Progeria is the syndrome where symptoms suggest a premature age, such as Hutchinson-Gilford progeria syndrome, Werner syndrome and Down’s syndrome.
Hutchinson-Gilford progeria syndrome affects 1 in 4-8 million people. The syndrome is not normally passed on as sufferers normally die before hitting puberty. It is highly noticeable, as despite features being similar to old age, there are characteristics which are either abnormal or show that they are in fact rather young. Sufferers can experience: a disproportionate head size, early loss of hair, slow growth, a small face, a pinched nose, hardened and tight skin, a senile appearance, fragile bodies, absence of fat, painful joints and can have coronary artery disease. Coronary artery disease is the usual cause of death. Their expected lifespan is between 7 and 30 years. The syndrome is caused by a mutation in chromosome 1q (the long q arm of chromosome 1). The mutation occurs in the LMNA gene that encodes lamin A protein. Mutations vary; most being a substitution on codon 608 in exon 11. Some cases have been on exon 2). Mutations have led to deleted amino acids near the end of a sequence (the c terminus).
Lamin A is part of cytoskeleton (an intermediate filament), it promotes genetic stability through the maintenance of proteins levels, these proteins have key roles in DNA double strand break repair. Thus, with a defective protein comes inefficient DNA repair. Although symptoms of Hutchinson-Gilford progeria syndrome to resemble that of ageing, sufferers do not face other factors associated with ageing. For example, there is no increased risk of cancer, males do not have prostate problems, high blood pressure is rare and sufferers do not get Alzheimer’s.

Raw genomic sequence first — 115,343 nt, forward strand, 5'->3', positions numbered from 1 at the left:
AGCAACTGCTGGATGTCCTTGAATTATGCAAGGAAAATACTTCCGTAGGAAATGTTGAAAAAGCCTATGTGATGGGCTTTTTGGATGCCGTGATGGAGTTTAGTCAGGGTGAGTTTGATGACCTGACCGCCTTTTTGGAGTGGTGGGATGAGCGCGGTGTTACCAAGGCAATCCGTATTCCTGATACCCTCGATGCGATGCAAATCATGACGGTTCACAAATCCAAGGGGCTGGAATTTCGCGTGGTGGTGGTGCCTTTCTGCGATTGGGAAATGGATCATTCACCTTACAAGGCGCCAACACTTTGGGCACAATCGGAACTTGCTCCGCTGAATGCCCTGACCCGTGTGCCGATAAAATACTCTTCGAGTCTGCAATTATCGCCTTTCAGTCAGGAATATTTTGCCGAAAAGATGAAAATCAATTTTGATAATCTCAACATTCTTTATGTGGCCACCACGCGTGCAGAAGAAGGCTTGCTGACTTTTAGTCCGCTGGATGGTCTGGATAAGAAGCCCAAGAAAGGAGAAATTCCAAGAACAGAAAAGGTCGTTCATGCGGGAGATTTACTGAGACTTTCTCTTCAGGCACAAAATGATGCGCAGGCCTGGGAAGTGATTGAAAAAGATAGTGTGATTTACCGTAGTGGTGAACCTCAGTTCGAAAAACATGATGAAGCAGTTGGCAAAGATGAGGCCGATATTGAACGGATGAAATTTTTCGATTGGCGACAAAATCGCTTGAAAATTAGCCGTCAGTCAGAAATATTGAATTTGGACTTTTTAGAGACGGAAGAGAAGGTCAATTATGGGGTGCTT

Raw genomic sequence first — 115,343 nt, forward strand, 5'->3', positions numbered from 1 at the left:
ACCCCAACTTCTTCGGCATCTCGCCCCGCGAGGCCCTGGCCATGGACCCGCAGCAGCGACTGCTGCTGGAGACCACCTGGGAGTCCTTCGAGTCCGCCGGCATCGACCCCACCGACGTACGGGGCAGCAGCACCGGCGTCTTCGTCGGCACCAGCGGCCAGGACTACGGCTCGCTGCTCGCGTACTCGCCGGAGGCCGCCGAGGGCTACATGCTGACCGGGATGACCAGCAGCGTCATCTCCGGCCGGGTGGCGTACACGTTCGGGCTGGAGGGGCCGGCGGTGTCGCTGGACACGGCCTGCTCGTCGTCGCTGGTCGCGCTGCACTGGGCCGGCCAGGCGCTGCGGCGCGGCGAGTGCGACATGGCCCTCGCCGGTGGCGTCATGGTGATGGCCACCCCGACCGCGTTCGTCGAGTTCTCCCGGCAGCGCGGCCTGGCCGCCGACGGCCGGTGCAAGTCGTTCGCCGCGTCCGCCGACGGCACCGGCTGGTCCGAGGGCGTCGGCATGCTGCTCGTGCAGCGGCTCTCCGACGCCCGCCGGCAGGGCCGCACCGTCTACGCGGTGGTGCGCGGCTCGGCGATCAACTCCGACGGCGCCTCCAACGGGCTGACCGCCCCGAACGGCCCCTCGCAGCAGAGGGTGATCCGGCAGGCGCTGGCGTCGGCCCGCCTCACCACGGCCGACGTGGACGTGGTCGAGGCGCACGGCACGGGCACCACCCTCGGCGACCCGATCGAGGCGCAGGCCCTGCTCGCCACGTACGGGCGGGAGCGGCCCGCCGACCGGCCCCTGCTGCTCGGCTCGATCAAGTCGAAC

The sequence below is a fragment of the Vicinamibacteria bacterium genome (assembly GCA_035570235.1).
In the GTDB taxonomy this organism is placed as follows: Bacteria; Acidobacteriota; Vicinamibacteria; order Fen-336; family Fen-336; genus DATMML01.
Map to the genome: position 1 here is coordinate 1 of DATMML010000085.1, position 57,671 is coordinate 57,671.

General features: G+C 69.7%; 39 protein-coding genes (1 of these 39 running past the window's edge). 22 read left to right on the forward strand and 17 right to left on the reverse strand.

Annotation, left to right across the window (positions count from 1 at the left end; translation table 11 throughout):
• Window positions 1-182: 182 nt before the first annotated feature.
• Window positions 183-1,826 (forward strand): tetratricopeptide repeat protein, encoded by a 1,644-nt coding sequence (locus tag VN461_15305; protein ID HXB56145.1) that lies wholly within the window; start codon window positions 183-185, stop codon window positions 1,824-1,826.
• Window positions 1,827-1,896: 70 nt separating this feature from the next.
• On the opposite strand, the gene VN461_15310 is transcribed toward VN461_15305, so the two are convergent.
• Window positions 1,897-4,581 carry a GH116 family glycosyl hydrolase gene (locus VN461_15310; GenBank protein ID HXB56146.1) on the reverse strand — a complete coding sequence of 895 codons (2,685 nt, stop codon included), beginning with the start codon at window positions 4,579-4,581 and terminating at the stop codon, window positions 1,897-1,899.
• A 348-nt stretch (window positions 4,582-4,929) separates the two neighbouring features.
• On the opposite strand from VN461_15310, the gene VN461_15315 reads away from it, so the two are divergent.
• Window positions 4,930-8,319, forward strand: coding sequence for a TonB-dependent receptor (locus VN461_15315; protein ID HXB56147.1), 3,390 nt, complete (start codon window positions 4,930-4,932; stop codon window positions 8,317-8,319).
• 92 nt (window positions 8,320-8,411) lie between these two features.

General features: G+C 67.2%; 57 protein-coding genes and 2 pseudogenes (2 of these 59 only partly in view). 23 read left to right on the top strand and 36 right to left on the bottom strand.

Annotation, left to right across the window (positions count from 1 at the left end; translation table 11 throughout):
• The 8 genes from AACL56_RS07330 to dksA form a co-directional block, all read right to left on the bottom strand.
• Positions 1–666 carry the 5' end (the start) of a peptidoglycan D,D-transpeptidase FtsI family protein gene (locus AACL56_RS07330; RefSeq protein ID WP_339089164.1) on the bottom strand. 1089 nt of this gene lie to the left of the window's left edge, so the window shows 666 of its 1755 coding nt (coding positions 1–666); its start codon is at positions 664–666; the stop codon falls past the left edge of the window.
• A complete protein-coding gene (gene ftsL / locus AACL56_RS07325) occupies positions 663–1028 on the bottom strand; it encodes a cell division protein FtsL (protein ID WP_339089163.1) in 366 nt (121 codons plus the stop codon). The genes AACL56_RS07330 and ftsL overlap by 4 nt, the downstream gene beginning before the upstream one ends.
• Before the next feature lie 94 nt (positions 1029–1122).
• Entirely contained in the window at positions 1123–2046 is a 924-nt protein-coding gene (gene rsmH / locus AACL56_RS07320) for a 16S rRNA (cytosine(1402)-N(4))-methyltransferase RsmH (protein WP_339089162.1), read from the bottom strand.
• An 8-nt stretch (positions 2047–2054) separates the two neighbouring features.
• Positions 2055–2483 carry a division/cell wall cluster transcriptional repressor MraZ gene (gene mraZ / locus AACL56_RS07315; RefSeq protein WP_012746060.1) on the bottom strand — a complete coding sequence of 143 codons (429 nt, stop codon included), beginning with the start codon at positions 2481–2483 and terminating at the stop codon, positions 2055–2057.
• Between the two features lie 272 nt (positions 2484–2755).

Werner syndrome is a syndrome that is not physically evident from birth. Individuals with the syndrome will develop normally into teenagers until they hit puberty. After hitting puberty, symptoms start to show rapidly. It’s as if they rapidly age in the space of a few years. They experience hard and thin skin, thin grey hair, a hoarse face, and abnormal fat deposition. Like Hutchinson-Gilford progeria syndrome, it is noticeable that individuals are not elderly. Werner syndrome affects 1 in 1 million people and oddly, 1 in 20,000-40,000 Japanese people. As the syndrome develops, sufferers experience cataracts in both eyes, skin ulcers, osteoporosis, cancer, atherosclerosis, type 2 diabetes and diminished fertility. The common cause of death is cancer and atherosclerosis.
Normal fibroblast cells double 60 times in tissue culture whilst Werner cells only double 20 times. The syndrome is caused by a mutation in the WRN gene, which encodes a DNA helicase. DNA helicases participate in transcription. Transcription is the process by which information in a strand of DNA is copied into a new molecule of messenger RNA. This messenger RNA is then used for the production of new cells. The mutation in the WRN gene causes faulty DNA replication at the telomeres, leading to overexpression in vitro (in practical experiments) of telomerase counteracts mutation suggesting that wild type has a role in efficient replication of telomeres, preventing genomic instability. However, those with the syndrome do not experience prostate problems, there is no high blood pressure and they do not get Alzheimer’s.